Why would you try pursuing someone who doesn’t like you? That’s the key to romance — and to marketing beef.
“As an industry, we have been starting with the logic perspective for a very long time,” James Bradbury, Canada Beef’s brand officer, said at the Alberta Beef Industry Conference.
“We need to start coming across with this emotional message that comes across to consumers. We need to start talking to their perceptions and what their beliefs are and what their values are, rather than just our own.”
Males are the “super consumer” of Canadian beef, spending $31.62 a week on the meat (versus $22.08 for women) in stores and restaurants. These “beef hedonists” crave beef and want to be near the barbecue all the time. For them, beef represents good times and special occasions.
They’re also willing to spend more on premium beef — in fact, a higher price is viewed as proof the product is very high quality.
Overall, just over a quarter of Canadians (women make up a large portion of this segment) are beef “loyalists,” according to in-depth market research by Canada Beef.
“They spend a little less in general, but they are 28 per cent of our Canadian audience and they are very likely to promote our product to others,” said Bradbury.
Ranching romantics, about 18 per cent of those surveyed, are another group of supporters.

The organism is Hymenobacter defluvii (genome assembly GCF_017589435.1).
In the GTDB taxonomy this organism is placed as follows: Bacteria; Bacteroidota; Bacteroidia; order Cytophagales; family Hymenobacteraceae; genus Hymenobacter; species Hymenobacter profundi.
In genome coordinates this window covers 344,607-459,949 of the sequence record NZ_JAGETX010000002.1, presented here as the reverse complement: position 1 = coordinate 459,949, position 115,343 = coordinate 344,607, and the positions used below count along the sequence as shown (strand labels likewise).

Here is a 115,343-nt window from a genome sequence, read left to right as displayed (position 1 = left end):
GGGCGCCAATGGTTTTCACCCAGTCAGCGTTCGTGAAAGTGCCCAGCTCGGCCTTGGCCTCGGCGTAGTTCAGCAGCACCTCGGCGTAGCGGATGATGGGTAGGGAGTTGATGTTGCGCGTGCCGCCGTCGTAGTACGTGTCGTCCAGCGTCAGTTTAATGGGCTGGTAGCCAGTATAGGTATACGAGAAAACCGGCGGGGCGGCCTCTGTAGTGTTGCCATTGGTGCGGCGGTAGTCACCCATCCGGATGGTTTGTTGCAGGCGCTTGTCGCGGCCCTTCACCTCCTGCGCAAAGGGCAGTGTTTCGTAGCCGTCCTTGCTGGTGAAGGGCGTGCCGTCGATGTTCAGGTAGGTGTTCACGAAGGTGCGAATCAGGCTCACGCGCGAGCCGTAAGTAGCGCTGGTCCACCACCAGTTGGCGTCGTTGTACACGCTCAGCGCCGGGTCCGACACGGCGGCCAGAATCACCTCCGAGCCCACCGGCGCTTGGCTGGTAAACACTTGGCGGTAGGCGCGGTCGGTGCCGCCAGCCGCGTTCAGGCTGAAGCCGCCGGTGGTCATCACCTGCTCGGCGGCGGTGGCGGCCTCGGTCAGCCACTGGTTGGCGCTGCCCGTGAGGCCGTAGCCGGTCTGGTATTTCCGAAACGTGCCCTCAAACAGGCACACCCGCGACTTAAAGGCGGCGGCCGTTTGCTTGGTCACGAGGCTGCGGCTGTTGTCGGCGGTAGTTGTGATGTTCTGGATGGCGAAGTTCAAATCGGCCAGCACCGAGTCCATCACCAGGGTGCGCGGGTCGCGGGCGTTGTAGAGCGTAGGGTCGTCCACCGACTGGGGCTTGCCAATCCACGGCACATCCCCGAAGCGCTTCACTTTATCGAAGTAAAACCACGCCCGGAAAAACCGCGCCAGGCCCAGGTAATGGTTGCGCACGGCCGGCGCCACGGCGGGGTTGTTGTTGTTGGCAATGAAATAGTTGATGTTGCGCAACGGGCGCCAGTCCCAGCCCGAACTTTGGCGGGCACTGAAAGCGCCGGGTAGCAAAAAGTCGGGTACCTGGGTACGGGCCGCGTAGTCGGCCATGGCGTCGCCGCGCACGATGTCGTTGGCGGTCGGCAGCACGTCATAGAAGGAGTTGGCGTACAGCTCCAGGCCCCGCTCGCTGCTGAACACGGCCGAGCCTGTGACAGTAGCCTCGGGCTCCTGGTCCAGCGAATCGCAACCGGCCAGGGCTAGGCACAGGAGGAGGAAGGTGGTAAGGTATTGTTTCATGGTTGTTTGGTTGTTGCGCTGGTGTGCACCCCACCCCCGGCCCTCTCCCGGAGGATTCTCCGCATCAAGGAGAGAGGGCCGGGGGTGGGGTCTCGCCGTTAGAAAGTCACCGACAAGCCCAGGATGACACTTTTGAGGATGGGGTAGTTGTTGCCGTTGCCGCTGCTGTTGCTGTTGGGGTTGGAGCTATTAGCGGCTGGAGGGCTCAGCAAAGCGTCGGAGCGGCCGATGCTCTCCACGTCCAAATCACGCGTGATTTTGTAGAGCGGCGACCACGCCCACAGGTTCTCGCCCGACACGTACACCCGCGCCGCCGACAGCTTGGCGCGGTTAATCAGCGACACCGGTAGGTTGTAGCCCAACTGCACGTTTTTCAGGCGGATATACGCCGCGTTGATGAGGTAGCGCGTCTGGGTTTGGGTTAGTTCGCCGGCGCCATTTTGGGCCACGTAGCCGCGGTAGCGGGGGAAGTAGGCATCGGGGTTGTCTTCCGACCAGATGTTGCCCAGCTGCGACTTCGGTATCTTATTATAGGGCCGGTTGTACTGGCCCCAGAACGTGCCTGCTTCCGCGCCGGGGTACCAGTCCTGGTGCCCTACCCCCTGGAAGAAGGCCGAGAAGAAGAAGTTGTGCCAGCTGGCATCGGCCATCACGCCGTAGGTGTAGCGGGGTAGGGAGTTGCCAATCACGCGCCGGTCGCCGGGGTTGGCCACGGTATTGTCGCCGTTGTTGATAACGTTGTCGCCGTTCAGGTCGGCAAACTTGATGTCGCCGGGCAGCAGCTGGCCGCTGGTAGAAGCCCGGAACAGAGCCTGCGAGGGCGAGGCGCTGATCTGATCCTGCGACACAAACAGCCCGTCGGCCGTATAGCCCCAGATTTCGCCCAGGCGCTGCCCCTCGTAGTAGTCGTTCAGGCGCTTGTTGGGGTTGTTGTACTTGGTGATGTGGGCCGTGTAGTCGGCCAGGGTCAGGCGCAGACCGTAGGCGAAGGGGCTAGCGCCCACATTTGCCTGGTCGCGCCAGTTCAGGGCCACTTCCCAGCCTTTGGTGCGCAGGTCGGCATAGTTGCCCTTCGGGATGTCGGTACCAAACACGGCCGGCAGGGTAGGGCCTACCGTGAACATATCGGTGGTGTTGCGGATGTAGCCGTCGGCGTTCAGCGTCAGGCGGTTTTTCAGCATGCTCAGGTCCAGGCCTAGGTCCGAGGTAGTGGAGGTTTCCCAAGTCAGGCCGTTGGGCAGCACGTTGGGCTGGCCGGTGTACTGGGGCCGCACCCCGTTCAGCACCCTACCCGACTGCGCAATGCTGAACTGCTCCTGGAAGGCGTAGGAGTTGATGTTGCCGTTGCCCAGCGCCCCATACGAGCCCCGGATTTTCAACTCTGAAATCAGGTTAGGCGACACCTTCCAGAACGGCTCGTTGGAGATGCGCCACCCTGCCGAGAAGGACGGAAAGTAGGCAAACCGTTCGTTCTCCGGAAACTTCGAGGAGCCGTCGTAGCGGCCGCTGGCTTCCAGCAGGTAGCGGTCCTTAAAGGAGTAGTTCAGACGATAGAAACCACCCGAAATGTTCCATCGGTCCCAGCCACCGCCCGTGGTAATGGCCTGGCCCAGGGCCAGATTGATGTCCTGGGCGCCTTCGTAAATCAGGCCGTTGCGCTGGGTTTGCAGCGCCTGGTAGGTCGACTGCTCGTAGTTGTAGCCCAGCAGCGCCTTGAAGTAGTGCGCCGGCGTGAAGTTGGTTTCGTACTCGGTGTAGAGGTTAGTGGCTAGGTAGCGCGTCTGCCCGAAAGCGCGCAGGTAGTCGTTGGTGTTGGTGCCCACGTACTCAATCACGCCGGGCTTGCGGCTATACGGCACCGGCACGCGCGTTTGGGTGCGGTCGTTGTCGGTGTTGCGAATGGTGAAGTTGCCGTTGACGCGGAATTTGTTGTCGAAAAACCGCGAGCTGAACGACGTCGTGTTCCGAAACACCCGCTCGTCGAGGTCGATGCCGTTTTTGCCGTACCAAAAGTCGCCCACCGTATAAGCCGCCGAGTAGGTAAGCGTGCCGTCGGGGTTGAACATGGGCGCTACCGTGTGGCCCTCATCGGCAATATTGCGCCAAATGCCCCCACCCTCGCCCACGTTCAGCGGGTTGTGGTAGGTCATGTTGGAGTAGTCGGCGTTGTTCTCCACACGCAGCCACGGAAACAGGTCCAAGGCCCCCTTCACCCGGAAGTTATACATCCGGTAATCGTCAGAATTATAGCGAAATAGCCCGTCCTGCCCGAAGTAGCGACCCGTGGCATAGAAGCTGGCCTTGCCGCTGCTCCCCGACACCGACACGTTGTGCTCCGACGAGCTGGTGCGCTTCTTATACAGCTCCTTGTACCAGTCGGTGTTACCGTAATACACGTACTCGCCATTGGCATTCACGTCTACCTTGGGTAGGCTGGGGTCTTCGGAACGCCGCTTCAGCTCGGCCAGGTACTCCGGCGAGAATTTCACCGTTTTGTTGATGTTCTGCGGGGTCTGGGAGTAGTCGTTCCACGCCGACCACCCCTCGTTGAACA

“They’re heavily supportive of what you do. They understand or relate to the heritage of farming,” said Bradbury.
A smaller group, about eight per cent, is the scientific supporters — mainly males who believe in safety, technology, and the nutritional quality of beef.
Another eight per cent (also mainly females aged 30 to 54) are concerned with the ethics of beef production. Members of this segment, who also view veganism and gluten-free foods favourably, tend to spend a lot of money on beef — but they want a lot of information on what they’re buying.
Four per cent of the market is concerned with the health aspects of beef and fear the product for a multitude of reasons. This demographic is made up of young women.
“There is a feeling there that they can’t understand. To change minds here, we’ll have to spend a lot of money,” he said.
The key to promoting beef is to go with the 85 per cent who already believe in the product, and have favourable perceptions of the brand.
“It’s an easier target, I would say,” said Bradbury.